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More homeless being turned away from Langley’s shelter in bad weather

Fewer available mats this winter

Salvation Army’s Gateway of Hope is having to turn more people away during extreme weather alerts this winter season, the result of fewer available sleeping mats to accommodate emergency stays at the Langley facility.

That’s according to Cristina Schneiter, Gateway residential services manager, who said “turnaways” are higher than they experienced last year.

“We are consistently over capacity,” Schneiter advised, with more people than the shelter has space to accommodate.

“We try and make sure that those that are being turned away have a safe place to go, or at least warm clothes and a blanket,” Schneiter added.

“We hand out warming kits and we try and make sure that they have bus tickets to another shelter or another EWR (Extreme Weather Alert) site.”

Last winter, Schneiter explained, up to 30 additional sleeping spots could be added to the existing 32 beds and 30 relief mats already at Gateway during a weather alert – 15 mats at Gateway, and another 15 in a separate space managed by the Lookout Housing and Health Society at St. Andrews Anglican Church.

But this year, the church space is not available.

Schneiter said she was unable to comment on that, beyond confirming St. Andrews “wasn’t able to host this year,” and noting it wasn’t operated by Gateway. Langley Advance Times has reached out to Lookout Housing and Health Society for comment.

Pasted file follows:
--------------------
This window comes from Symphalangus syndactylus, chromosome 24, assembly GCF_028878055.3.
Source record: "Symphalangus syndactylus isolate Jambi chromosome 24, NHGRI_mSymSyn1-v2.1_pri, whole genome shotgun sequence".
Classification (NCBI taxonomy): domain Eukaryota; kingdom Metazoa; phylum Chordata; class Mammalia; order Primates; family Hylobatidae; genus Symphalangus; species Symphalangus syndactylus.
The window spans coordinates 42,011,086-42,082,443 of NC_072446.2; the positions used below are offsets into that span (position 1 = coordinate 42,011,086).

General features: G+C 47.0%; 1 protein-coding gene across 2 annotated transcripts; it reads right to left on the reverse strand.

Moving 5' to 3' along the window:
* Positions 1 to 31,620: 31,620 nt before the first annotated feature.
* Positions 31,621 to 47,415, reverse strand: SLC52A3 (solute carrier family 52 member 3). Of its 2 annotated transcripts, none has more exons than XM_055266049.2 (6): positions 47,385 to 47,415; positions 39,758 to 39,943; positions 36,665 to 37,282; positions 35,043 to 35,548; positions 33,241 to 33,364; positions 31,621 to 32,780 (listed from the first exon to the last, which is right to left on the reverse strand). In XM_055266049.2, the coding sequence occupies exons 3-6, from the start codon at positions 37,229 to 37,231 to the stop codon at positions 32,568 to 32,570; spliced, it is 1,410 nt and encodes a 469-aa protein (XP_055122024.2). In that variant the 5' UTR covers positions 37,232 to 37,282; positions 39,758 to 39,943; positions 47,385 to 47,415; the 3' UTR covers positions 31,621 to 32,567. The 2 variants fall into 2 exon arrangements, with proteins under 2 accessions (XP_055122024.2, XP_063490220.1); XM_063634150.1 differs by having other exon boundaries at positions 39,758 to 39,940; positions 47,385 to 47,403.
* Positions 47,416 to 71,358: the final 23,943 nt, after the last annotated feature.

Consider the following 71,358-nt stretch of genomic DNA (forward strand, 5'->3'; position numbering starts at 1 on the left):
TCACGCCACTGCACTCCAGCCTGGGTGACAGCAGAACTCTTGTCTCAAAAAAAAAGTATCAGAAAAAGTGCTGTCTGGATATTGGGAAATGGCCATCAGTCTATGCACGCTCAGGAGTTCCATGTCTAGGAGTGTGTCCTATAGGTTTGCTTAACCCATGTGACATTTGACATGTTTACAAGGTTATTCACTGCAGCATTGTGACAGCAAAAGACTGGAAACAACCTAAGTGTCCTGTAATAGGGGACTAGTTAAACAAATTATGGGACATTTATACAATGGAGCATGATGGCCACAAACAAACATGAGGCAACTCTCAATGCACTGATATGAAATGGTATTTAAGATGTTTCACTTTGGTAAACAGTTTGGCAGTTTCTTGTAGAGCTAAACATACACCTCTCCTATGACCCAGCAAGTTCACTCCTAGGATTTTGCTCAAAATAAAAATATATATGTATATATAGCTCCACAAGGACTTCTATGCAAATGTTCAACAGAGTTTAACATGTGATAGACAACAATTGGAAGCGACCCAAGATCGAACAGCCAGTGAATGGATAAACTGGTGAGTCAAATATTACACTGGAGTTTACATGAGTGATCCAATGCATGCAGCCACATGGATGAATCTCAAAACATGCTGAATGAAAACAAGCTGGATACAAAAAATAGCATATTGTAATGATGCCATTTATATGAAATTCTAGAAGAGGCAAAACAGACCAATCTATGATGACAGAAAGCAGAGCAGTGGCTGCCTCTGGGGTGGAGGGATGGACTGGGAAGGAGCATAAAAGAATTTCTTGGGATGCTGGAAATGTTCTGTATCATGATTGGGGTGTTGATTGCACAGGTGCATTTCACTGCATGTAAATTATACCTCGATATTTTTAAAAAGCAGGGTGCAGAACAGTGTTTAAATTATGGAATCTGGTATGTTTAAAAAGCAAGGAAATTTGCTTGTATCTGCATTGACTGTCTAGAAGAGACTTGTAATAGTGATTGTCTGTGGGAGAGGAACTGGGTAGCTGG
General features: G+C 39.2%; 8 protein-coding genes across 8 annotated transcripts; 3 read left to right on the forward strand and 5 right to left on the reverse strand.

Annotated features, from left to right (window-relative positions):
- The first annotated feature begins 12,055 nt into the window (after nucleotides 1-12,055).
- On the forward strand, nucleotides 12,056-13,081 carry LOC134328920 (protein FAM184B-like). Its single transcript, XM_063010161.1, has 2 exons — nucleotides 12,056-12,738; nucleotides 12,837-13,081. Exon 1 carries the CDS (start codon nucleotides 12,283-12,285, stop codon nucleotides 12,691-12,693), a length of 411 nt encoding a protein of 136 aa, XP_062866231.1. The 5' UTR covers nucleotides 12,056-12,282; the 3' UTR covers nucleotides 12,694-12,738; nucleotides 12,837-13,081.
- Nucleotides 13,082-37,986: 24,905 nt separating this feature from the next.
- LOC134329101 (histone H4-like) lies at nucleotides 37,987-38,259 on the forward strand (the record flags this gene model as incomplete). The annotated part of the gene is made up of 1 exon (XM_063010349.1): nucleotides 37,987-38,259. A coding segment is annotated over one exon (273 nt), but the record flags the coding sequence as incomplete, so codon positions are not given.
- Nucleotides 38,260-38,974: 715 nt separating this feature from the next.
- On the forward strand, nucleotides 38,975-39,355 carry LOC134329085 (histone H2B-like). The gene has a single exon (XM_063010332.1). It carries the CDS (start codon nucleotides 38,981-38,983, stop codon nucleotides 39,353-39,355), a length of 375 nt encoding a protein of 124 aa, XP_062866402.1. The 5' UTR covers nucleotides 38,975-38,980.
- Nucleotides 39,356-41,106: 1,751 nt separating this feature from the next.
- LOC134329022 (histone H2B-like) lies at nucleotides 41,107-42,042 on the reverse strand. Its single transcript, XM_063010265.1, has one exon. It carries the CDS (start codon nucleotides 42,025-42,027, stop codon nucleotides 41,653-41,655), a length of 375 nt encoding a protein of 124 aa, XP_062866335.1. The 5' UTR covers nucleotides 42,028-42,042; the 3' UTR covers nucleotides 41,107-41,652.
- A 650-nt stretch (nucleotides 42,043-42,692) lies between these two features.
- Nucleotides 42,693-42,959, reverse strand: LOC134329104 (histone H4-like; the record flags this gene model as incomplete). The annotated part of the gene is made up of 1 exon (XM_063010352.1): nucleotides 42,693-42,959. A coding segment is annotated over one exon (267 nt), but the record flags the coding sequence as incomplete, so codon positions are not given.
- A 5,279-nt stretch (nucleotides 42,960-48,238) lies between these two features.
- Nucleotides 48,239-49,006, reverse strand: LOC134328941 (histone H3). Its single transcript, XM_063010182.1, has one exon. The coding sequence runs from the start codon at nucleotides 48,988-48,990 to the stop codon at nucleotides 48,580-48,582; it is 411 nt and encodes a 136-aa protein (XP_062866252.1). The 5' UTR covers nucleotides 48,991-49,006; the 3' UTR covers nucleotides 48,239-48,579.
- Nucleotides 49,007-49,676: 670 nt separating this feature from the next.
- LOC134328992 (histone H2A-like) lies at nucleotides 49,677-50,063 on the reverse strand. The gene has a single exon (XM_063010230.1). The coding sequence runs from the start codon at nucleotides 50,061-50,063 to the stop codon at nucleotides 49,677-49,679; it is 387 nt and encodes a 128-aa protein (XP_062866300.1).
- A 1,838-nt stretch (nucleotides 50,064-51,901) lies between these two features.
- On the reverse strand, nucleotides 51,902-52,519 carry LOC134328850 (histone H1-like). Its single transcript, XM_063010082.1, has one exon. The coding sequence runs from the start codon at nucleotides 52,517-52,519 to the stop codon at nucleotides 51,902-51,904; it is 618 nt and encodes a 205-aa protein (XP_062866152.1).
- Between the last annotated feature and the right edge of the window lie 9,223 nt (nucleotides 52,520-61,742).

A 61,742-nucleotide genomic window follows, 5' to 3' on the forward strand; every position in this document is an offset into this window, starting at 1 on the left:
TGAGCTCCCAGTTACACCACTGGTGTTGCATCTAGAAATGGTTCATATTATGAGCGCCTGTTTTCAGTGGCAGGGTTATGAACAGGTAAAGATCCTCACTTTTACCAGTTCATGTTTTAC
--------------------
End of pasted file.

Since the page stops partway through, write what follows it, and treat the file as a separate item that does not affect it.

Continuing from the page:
READ ALSO: Langley adds second extreme weather shelter at local church

It helps that it has been a relatively mild winter so far, and a search for more space is underway, she said.

“We don’t have a second site yet,” Schneiter reported.

“The EWR working group is working very collaboratively together [to find one]. We keep trying. We meet regularly and are hoping that something can be established, even mid-season.”

Meanwhile, donations of blankets are needed to help those who are turned away, Schneiter said.

Anyone who can contribute is asked to get in touch with Gateway through the “contact us” link at the website:

READ ALSO: More people living in shelters, on streets in Langley

More people are without a home or shelter in Langley, according to the most recent Homeless Count for Greater Vancouver, released in October.

Prepared by the Homelessness Services Association of B.C., it found 235 people were homeless in Langley on the day of the survey, up by 12 per cent compared to the previous survey in 2020.

Of those counted, 76 were in a homeless shelter and another 15 were in an emergency weather shelter.

The largest group, 133 people, were listed as unsheltered, meaning they were sleeping outside, in a tent or makeshift shelter, in a vehicle, or temporarily staying with someone else who did have a conventional shelter.

Dan Ferguson

About the Author: Dan Ferguson

Best recognized for my resemblance to St. Nick, I’m the guy you’ll often see out at community events and happenings around town.
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